Bible Articles on the Topic of Intermarriage

The following articles have been compiled and indexed by inWORD Bible software.

Marriage “Only in the Lord"

The Scriptures abound in warnings against alien marriage: The sons of God marrying the daughters of men resulted at last in the Flood (Genesis 6-9). Abraham and Isaac, faithful sojourners looking for the Kingdom, opposed such marriages for their sons (Genesis 24:3; 28:1). The Law of Moses forbade the yoking together of the clean ox and the unclean ass (Deuteronomy 22:10). Moses said to take no alien spouses (Deuteronomy 7:3,8). Solomon’s alien wives turned his heart from God (1 Kings 11:1-11). Ezra (Ezra 9;10) and Nehemiah (Nehemiah 13:23-29) tell us of the evils of such alliances, and Paul has stressed the deviation of such a union (1 Corinthians 7:39; 2 Corinthians 6:14-18).

A Rabbi's Thoughts on Intermarriage

All of the soul of the house of Jacob that came into Egypt numbered 70. These lists in Scripture are very similar to modern lists of ratepayers or the like. Every person is considered reckoned in when the representative of each household or each apartment is mentioned, so that wives and young children are included under the name of the person who is legally responsible on their account. Thus the “70 souls” that came with Jacob to Egypt must actually have included at least double the number, since the wives and daughters are not mentioned specifically in the list, which is after all a formal and legal rather than an historical document.

Intermarriage: A Catholic and a Jew

Question: My stepdaughter, a Jewish girl, is marrying a very fine Catholic man. My wife and I are looking for a Rabbi in the (withheld) area who will perform the ceremony for them. The groom wishes the actual ceremony to be held jointly with a Catholic priest. The wedding ceremony and the reception are to be held in a hotel so there is no “religious property” involved (i.e. not in a church).

What Is So Bad About Intermarriage?

Furthermore, you shall not intermarry with them; you shall not give your daughters to their sons, nor shall you take their daughters for your sons. (Deuteronomy 7:3)

Is It Lawful To Marry Unbelievers?

There is another question proposed, namely, “Does a believer commit sin in marrying an unbeliever?” What is sin? Paul says, “It is the transgression of law;” but it is also written, that “where there is no law there is no transgression.” Paul delivers a judgment which he thinks would be approved by the Deity; and no doubt it would. But he does not lay it down as a law. He says, a widow is at liberty to marry “only in the Lord,“ but he does not threaten her with any penalty if she did not take his advice. And, as Paul prescribed no punishment, I see no reason why you should be more stringent than the apostle. Offer your advice as he did; show the possible evils that might come upon her in so marrying, if she take your advice, it is well; if not, so much the worse for her, perhaps; yet, you have done what you considered right; more than this should be left for the Lord’s adjudication when he comes.

Tyre and Sidon, and Intermarriage with the Danites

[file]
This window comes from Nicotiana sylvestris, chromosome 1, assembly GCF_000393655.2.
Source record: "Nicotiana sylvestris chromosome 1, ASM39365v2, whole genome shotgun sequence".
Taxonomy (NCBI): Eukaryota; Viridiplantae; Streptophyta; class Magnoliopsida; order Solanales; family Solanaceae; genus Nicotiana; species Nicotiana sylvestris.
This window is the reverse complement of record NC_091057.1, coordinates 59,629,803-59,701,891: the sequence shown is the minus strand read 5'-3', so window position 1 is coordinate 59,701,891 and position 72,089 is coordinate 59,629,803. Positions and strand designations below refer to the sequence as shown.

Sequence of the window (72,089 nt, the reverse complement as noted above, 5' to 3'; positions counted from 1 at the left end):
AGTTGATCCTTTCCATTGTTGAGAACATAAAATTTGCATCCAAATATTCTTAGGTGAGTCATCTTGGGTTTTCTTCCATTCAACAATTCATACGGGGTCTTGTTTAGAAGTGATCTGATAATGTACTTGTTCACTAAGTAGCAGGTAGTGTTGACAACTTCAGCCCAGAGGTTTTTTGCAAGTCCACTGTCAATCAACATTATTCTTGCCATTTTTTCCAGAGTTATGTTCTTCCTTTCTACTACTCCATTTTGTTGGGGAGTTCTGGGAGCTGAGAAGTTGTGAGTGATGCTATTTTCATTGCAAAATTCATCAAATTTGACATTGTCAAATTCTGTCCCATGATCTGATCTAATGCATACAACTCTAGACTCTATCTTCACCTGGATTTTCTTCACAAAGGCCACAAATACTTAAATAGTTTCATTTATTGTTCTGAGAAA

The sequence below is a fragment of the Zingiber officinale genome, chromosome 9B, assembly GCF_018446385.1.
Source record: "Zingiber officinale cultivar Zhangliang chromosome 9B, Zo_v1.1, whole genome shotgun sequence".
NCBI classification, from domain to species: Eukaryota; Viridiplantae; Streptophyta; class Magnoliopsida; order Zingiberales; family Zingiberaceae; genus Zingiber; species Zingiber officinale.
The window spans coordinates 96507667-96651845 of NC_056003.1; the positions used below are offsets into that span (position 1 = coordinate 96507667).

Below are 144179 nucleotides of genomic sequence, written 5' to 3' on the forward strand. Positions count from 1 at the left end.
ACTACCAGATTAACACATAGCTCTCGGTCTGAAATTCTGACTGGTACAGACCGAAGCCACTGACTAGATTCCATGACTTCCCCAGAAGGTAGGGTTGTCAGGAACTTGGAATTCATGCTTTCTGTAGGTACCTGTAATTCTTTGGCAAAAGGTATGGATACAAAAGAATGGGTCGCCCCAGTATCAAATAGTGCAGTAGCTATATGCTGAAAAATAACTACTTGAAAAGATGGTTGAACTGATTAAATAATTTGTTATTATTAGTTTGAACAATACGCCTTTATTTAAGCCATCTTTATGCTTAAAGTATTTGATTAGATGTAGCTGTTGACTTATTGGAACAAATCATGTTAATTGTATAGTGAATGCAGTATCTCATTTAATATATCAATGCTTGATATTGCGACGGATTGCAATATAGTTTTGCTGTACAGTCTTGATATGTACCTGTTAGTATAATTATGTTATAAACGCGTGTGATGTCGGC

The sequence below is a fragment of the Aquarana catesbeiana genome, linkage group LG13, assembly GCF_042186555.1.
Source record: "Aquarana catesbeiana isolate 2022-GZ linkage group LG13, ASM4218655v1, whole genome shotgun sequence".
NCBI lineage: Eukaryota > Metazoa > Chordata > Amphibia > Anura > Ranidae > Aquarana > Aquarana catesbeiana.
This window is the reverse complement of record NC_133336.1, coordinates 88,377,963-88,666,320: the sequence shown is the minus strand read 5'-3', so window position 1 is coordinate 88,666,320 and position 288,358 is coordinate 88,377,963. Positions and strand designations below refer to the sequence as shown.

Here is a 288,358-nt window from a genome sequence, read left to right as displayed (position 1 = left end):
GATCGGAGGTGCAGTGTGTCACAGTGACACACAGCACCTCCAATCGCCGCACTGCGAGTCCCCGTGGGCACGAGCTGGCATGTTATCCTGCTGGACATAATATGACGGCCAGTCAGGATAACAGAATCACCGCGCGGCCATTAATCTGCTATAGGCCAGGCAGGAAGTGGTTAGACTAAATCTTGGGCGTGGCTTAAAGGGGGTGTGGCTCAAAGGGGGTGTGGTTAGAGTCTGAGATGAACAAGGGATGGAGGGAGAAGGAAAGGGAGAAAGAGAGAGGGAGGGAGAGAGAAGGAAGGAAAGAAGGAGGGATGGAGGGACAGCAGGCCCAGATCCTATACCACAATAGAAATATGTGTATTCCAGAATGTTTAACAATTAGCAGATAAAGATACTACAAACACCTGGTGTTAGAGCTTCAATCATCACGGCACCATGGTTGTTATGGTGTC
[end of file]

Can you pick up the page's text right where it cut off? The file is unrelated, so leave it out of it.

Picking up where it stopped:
Connected with the circumstances of this same colony of Laish is another coincidence which I have to offer, and I introduce it in this place, because it is so connected, for otherwise it anticipates a point of Jewish history, which, in the order of the books of Scripture, lies a long way before me. The construction of Solomon’s Temple at Jerusalem is the event at which it dates.

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Marriage between persons of different races or tribes. A prohibition to intermarry with the Canaanites is found in Deuteronomy 7:3, where it is said: “Neither shalt thou make marriages with them [any of the seven nations of the land of Canaan]; thy daughter thou shalt not give unto his son, nor his daughter shalt thou take unto thy son.” The reason stated for this prohibition is: “For they will turn away thy son from following me, that they may serve other gods” (ib. 7:4); and, inasmuch as this reason holds good as regards intermarriage with any idolatrous nation, all Gentiles are included in the prohibition (R. Simeon, in ‘Ab. Zarah 36b; comp. Ḳid. 68b; the other rabbisregard the prohibition as rabbinic only). At any rate, from Ezra onward this prohibition was extended to all Gentiles (Ezra 9:1-2, 10:10-11; Nehemiah 10:31), and accordingly the Law was thus interpreted and codified by Maimonides (“Yad,” Issure Biah, 12:1; comp. Shulḥan ‘Aruk, Eben ha-'Ezer, 16, 1; Aaron ha Levi, “Sefer ha-Ḥinnuk,” 127). Older, however, than the Deuteronomic law is the patriarchal law forbidding the descendants of Abraham to intermarry with the Canaanites (Genesis 24:3, 26:34, 27:46, 28:8, 34:14). Nevertheless the Israelites during the pre-exilic period did intermarry with the Gentiles, and the consequence was that they were led to adopt idolatrous practises (Judges 3:6; comp. 1 Kings 11:1 et seq.). It is singular that Moses was the first to be censured, and that by his own sister and brother, for having married an Ethiopian woman (Numbers 12:1), though this expression is referred to Zipporah by the commentaries ad loc. Intermarriage with Ammonites and Moabites was especially forbidden, whereas the offspring of intermarriages with the Idumeans and Egyptians were to be admitted to the congregation of the Lord in their third generation (Deuteronomy 23:4-7, 8-9). An exception to the prohibition against intermarriage was the case of a captive woman during time of war (Deuteronomy 21:10-13); but this seems to have referred to warfare with nations other than the Canaanites (see the commentaries of Dillmann and Driver ad loc.).